January '20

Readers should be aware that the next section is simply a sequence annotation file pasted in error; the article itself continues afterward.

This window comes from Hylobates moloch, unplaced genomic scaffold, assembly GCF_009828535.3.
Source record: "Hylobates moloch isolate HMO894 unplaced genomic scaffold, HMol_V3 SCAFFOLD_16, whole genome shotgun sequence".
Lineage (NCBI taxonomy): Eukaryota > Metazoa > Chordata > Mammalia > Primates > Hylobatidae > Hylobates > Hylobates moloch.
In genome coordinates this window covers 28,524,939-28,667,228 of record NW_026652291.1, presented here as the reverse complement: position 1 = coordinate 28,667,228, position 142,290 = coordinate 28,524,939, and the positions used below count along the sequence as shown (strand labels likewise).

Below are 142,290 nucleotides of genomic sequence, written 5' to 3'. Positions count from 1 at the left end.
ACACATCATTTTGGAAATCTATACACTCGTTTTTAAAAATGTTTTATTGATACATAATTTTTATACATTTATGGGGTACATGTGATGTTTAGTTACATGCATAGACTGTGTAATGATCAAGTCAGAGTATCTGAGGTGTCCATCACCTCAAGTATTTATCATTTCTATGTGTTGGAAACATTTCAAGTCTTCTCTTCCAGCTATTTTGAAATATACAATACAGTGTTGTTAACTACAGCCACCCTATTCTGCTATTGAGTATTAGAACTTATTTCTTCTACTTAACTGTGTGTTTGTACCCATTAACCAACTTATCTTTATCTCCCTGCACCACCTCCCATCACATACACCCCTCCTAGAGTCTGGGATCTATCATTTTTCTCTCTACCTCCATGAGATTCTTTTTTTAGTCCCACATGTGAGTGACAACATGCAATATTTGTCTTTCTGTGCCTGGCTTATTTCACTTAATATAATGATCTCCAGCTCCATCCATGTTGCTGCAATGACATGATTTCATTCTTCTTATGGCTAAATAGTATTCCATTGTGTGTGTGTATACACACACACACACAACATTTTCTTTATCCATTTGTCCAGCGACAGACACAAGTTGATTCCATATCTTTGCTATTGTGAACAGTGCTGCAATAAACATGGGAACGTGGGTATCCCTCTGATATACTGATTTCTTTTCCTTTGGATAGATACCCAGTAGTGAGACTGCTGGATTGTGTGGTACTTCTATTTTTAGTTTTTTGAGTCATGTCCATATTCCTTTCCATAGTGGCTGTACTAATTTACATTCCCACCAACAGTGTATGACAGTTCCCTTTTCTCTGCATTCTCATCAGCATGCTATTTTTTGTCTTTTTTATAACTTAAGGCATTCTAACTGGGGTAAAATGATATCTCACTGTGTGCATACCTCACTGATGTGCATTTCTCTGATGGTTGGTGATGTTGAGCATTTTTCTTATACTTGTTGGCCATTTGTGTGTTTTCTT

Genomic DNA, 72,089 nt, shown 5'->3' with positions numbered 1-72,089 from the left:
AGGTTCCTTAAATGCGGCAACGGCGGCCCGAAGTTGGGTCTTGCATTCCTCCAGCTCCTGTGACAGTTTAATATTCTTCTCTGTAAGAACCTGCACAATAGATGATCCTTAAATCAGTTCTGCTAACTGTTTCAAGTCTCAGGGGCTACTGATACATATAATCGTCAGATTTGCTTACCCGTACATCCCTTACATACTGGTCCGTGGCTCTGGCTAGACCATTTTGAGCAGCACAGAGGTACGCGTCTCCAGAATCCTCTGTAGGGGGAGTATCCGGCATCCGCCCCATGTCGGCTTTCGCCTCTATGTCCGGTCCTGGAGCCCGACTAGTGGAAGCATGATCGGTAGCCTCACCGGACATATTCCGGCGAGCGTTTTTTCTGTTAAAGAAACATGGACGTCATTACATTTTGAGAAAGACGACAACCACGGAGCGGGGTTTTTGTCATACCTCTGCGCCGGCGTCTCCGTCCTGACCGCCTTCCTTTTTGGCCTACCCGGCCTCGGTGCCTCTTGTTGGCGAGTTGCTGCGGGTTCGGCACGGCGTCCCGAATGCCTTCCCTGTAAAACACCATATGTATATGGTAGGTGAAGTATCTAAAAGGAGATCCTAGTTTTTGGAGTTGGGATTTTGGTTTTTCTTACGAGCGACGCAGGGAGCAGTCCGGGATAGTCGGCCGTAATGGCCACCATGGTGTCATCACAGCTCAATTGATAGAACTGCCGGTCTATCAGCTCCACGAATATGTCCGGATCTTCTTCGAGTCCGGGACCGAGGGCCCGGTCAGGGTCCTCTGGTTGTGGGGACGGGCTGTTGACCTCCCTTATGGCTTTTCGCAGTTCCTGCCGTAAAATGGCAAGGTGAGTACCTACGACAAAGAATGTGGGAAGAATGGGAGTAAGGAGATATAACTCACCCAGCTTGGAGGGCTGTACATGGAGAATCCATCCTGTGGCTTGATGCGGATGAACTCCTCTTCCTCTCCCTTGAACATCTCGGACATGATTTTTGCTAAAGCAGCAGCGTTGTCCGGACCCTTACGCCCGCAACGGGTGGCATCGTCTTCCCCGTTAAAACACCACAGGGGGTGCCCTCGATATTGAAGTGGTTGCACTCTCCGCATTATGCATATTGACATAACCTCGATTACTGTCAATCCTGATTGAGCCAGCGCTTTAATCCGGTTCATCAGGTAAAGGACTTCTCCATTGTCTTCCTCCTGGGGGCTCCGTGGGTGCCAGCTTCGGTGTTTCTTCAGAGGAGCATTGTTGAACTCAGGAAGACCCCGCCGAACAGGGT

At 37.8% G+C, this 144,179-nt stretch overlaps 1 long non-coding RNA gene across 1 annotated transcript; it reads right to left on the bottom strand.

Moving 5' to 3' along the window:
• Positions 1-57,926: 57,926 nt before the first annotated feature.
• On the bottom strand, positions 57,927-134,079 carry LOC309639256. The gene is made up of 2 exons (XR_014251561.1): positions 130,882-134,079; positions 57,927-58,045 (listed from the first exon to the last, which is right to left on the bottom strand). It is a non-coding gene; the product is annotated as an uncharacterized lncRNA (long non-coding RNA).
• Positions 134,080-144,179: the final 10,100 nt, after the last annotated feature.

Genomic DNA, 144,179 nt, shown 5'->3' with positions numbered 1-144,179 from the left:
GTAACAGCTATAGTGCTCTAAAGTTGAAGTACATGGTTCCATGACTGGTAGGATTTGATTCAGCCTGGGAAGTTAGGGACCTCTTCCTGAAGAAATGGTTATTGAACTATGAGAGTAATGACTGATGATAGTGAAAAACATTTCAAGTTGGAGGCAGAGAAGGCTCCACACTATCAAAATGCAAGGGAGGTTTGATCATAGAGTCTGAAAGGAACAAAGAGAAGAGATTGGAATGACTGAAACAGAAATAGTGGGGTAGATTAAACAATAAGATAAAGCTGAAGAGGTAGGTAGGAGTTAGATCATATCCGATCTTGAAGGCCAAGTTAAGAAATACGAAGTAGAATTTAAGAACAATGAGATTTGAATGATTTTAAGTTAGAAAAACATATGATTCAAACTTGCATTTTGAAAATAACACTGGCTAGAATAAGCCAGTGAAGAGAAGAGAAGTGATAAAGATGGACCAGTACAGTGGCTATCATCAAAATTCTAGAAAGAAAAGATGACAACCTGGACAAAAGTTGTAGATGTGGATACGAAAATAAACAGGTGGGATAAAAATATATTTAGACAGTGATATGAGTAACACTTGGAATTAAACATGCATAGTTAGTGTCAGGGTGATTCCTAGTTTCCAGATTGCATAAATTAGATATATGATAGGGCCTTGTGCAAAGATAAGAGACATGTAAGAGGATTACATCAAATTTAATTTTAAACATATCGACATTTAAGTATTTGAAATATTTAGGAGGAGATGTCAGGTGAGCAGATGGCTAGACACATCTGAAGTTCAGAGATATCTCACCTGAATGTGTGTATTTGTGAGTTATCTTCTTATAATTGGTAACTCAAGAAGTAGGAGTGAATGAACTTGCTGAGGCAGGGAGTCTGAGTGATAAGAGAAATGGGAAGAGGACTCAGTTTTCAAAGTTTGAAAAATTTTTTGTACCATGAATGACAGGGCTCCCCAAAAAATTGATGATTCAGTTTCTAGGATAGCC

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56 THE SHOP JANUARY 2020 S hops and other businesses involved in the specialty vehicle industry can benefit in several ways from having access to an up-to-date listing of car clubs. Some clubs are organized for owners of certain types of vehicles, such as sports cars, fire engines or trucks. Other clubs are organized by the brand (or marque) of vehicle, such as a Chevrolet club, Chrysler club or Corvette club. Some clubs are either national or inter- national organizations. In some cases, such as the New England MG T Register, the name can be misleading. That club has a worldwide membership today, although it started as a regional group. A national/international club probably has regions or chapters that are not listed in this article. For instance, the Pontiac- Oakland Club International has its home office in Minnesota, but there are POCI regions covering all areas of the world. In the United States, each region has local chapters in various states. JOINING THE CLUB If a business becomes a member of a national/international club, it's likely that your membership will include the newsletter, magazine or other type of publication that will list all the addresses of the club's state chapters. Such clubs usually require that you join the national/ international group before you can join a local chapter in your immediate area. Joining vehicle owner associations has its benefits. By John Gunnell 56 THE SHOP JANUARY 2020 The New England MG T Register may sound like a regional club, but its 2013 Central U.S. "Gathering of the Faithful" brought members and cars to Sheboygan, Wisconsin. This shop owner promoted his engine building expertise at the Vintage Triumph Register's national meet in 2015. VTR is the leading Triumph sports car club. This man's New York shop reproduced the Triumph TR250/TR4/TR6 frame. He brought a sample to the VTR meet on his specially modified trailer.

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